Besides the obvious income potential of owning investment properties, there are lots of great tax advantages to take advantage of this time of year. Here are the Top 13 Benefits of Rental Properties.
- This is a beautiful advantage in that the IRS allows you to deduct the actual cost basis of the property (The structure, not the land) spread out into equal portions totaling 27.5 years. If you divide your total structure cost by 27.5, this is the amount you can deduct yearly. However be aware that recapture of the depreciation will occur in the year you sell the property. This means you will have to pay back all the taxes that you saved from using the depreciation deduction. If you are like me, you will hold the property forever and ever and won’t have to worry about it.
2) Loan Interest / Points
- If you finance your property, the mortgage interest paid to the lender can be deducted. This may very well be the best deduction you have available. Depending on your loan, you can pay 10k or more on interest alone. That is a big fat deduction! On top of that, if you purchase buy down points on your new mortgage, you can deduct that as well.
3) Insurance Premiums
- Any insurance premiums you pay for your rental property are all deductible. These can include Fire/theft/Flood insurance, landlord liability insurance, Theft Insurance, Worker’s compensation insurance and a few others. As long as the insurance is related to your rental business, it can qualify.
4) Property Taxes
- The taxes you pay yearly on your property are all deductible. If you have a mortgage it can be as simple as looking at your tax statement to see how much real estate taxes you paid. If you own the property free and clear you will need to maintain receipts and proof of the taxes you paid.
- Any repair or improvement you do on your property is deductible. Be sure to keep all receipts and maintain proper records. Also be sure to keep the repairs separate from your Improvements as they differ on the deductions. Repairs are fully deductible while Improvements you will likely have to depreciate. Be sure to speak to your Tax Professional regarding the differences.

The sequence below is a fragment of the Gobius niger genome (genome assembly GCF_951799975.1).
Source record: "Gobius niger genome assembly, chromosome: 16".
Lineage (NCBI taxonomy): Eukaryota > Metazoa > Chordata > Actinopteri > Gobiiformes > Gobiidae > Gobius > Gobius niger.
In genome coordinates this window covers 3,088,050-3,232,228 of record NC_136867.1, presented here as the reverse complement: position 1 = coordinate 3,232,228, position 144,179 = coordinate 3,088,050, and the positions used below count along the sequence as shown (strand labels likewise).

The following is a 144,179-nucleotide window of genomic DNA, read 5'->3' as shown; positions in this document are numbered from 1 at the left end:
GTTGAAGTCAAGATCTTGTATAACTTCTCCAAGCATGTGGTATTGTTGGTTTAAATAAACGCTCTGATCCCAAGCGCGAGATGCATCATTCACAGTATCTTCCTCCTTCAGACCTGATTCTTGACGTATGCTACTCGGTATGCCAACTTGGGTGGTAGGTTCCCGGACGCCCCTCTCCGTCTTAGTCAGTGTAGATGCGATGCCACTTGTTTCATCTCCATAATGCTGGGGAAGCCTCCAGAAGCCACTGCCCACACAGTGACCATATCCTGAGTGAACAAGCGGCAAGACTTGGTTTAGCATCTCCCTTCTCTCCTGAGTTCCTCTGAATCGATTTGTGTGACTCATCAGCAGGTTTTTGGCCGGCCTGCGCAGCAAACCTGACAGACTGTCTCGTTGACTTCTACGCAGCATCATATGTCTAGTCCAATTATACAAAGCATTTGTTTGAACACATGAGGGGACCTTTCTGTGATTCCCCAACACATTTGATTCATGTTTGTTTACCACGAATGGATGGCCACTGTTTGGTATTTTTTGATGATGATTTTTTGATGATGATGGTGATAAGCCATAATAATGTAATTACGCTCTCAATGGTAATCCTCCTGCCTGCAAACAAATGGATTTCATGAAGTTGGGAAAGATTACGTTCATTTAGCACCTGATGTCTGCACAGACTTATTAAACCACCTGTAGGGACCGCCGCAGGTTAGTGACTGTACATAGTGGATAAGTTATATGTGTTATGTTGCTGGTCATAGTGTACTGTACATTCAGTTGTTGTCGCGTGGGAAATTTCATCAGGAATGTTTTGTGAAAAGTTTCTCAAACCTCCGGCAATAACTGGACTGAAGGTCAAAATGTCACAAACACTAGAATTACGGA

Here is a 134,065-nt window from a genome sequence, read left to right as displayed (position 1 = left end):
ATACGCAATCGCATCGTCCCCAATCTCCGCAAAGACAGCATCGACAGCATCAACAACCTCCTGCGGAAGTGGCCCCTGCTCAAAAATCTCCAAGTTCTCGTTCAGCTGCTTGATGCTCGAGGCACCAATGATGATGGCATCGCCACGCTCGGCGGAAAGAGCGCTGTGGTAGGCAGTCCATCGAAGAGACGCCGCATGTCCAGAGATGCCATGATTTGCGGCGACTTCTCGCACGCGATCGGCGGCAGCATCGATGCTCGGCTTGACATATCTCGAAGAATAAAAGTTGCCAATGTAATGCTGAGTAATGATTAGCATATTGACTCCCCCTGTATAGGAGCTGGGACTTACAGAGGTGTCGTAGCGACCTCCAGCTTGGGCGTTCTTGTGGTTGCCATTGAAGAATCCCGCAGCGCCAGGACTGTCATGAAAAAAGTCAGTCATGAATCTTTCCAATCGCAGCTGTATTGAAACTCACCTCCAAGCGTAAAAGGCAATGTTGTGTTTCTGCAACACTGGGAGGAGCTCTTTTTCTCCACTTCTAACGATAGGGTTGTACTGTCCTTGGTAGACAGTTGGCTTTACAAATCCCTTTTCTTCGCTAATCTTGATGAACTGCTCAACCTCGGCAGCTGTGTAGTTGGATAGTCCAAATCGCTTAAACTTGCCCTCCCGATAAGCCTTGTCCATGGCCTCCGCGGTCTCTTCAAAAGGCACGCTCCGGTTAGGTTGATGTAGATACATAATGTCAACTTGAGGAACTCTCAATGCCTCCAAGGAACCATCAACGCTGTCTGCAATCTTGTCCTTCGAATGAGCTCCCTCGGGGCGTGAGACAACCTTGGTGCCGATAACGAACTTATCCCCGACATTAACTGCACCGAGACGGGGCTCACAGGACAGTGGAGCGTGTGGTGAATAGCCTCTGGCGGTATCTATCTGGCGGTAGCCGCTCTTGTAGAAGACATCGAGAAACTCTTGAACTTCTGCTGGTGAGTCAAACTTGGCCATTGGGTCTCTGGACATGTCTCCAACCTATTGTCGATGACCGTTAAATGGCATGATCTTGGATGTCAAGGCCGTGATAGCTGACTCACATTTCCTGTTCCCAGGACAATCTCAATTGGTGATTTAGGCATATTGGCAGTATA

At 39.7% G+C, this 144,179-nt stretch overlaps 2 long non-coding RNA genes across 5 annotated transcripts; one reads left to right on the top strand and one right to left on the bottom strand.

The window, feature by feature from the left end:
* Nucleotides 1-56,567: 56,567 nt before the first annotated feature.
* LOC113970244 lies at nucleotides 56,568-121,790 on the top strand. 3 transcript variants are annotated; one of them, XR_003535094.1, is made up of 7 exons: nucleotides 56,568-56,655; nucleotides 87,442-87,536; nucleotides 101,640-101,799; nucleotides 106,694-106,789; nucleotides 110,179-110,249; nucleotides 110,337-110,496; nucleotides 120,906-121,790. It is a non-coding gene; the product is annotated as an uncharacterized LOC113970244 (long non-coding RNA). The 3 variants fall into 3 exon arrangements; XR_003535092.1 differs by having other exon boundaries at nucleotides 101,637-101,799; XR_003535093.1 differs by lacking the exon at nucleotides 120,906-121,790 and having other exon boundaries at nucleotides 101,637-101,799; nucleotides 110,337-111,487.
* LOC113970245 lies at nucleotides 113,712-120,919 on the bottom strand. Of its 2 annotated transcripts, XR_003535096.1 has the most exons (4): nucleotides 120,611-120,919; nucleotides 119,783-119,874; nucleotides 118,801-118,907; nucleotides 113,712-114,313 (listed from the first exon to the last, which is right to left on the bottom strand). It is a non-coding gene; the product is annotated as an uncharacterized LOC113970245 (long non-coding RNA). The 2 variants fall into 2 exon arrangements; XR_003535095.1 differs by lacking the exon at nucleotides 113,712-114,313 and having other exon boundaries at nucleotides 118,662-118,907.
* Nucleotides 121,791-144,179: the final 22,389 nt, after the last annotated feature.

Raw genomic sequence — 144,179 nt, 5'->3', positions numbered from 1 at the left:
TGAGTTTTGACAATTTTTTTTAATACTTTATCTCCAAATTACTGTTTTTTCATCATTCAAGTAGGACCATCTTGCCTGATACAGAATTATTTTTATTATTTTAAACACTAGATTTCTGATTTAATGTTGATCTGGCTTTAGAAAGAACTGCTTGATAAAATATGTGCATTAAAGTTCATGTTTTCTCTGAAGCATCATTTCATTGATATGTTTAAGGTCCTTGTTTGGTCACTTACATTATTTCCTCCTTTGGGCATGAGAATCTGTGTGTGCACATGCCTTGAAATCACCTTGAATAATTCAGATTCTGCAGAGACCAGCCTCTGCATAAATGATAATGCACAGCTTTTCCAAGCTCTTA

- If your rental property is close by, you can deduct all mileage expenses to and from your rental property. Be sure to keep accurate logs for this. If your rental property is far away, you can deduct airfare, hotel bills, car rentals and meals. Again be sure to log everything, keep receipts and provide some sort of proof you traveled for your rental business.
- If you are paying for any of the utilities on your rental property, these expenses are deductible. This can include electric, gas, water and trash. In most cases though your tenant is probably paying these. If so, you cannot deduct them.
8) Home Office
- If you conduct rental business in your home, depending on if you meet certain requirements, you can use this as a deduction. Just be aware by utilizing this deduction, it may increase the chances for audit. Just be sure you actually use it to conduct business and consult with your tax professional first before attempting to deduct this one.
- If you pay for any advertising for finding tenants or placing ads you may deduct this as well. Just be aware that if you are paying for advertising, you should consider alternative free methods to advertise your rental. I have successfully used craigslist, trulia and Zillow to find tenants and its all FREE.
10) Employees/Independent Contractors/Property Management
- If you hire professional services for conducting repairs, a property manager or anyone else who performs services on your rentals, you can deduct the expenses. If you want to make your rental property as passive as possible, I highly recommend you find a good property management company. Make sure your property management team has these qualities to have better results.
11) Legal Fees
- The time will come when you need hire legal representation whether it be from a lawyer, CPA, advisers or any other legal professional. These expenses are all tax-deductible. Hopefully you won’t ever need a lawyer or have to evict anyone!!
12) Casualty and Theft Losses
- If your rental property is every damaged or destroyed from some sort of natural disaster you can most likely deduct at least part of your losses. This can be dependent on how much damage has occurred and what your insurance covers.
- If you ever provide a commission for example offering a cash incentive to your tenants for finding an approved new tenant upon departure, you can deduct these commissions as well.
When starting out with your first rental, you may be tempted to do your own taxes. Sounds like a great idea, but as your rental portfolio grows, hire a tax professional. Just be sure to keep all receipts and log EVERYTHING!!